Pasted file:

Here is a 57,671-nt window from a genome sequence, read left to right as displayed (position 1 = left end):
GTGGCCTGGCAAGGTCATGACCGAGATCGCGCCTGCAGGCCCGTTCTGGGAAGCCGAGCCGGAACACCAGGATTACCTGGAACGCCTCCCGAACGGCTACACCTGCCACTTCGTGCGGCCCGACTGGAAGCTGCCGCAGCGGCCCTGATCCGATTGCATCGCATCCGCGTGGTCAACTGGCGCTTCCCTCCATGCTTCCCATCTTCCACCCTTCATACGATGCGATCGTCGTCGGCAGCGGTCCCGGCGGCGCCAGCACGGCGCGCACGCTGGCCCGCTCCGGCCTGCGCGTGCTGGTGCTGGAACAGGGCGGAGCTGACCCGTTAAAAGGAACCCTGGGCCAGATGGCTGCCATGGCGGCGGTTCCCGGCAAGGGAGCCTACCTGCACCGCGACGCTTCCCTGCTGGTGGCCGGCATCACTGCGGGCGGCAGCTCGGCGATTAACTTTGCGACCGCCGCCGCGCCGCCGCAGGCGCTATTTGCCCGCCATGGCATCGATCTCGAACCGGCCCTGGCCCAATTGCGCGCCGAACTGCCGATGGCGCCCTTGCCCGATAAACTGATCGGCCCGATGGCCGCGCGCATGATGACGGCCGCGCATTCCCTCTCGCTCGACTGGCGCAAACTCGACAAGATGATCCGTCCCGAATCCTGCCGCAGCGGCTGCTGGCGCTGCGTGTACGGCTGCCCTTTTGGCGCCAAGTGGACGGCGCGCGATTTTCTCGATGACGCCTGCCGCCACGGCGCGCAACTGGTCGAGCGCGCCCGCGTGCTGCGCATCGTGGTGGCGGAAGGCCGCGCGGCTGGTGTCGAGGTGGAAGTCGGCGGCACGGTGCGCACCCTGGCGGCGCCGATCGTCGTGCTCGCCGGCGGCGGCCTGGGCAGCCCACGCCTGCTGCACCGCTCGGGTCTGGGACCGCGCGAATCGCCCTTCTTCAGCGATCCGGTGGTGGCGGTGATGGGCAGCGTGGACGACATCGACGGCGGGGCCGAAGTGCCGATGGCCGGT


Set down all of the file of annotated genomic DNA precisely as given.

Here is a 57,671-nt window from a genome sequence, read left to right as displayed (position 1 = left end):
GTGGCCTGGCAAGGTCATGACCGAGATCGCGCCTGCAGGCCCGTTCTGGGAAGCCGAGCCGGAACACCAGGATTACCTGGAACGCCTCCCGAACGGCTACACCTGCCACTTCGTGCGGCCCGACTGGAAGCTGCCGCAGCGGCCCTGATCCGATTGCATCGCATCCGCGTGGTCAACTGGCGCTTCCCTCCATGCTTCCCATCTTCCACCCTTCATACGATGCGATCGTCGTCGGCAGCGGTCCCGGCGGCGCCAGCACGGCGCGCACGCTGGCCCGCTCCGGCCTGCGCGTGCTGGTGCTGGAACAGGGCGGAGCTGACCCGTTAAAAGGAACCCTGGGCCAGATGGCTGCCATGGCGGCGGTTCCCGGCAAGGGAGCCTACCTGCACCGCGACGCTTCCCTGCTGGTGGCCGGCATCACTGCGGGCGGCAGCTCGGCGATTAACTTTGCGACCGCCGCCGCGCCGCCGCAGGCGCTATTTGCCCGCCATGGCATCGATCTCGAACCGGCCCTGGCCCAATTGCGCGCCGAACTGCCGATGGCGCCCTTGCCCGATAAACTGATCGGCCCGATGGCCGCGCGCATGATGACGGCCGCGCATTCCCTCTCGCTCGACTGGCGCAAACTCGACAAGATGATCCGTCCCGAATCCTGCCGCAGCGGCTGCTGGCGCTGCGTGTACGGCTGCCCTTTTGGCGCCAAGTGGACGGCGCGCGATTTTCTCGATGACGCCTGCCGCCACGGCGCGCAACTGGTCGAGCGCGCCCGCGTGCTGCGCATCGTGGTGGCGGAAGGCCGCGCGGCTGGTGTCGAGGTGGAAGTCGGCGGCACGGTGCGCACCCTGGCGGCGCCGATCGTCGTGCTCGCCGGCGGCGGCCTGGGCAGCCCACGCCTGCTGCACCGCTCGGGTCTGGGACCGCGCGAATCGCCCTTCTTCAGCGATCCGGTGGTGGCGGTGATGGGCAGCGTGGACGACATCGACGGCGGGGCCGAAGTGCCGATGGCCGGT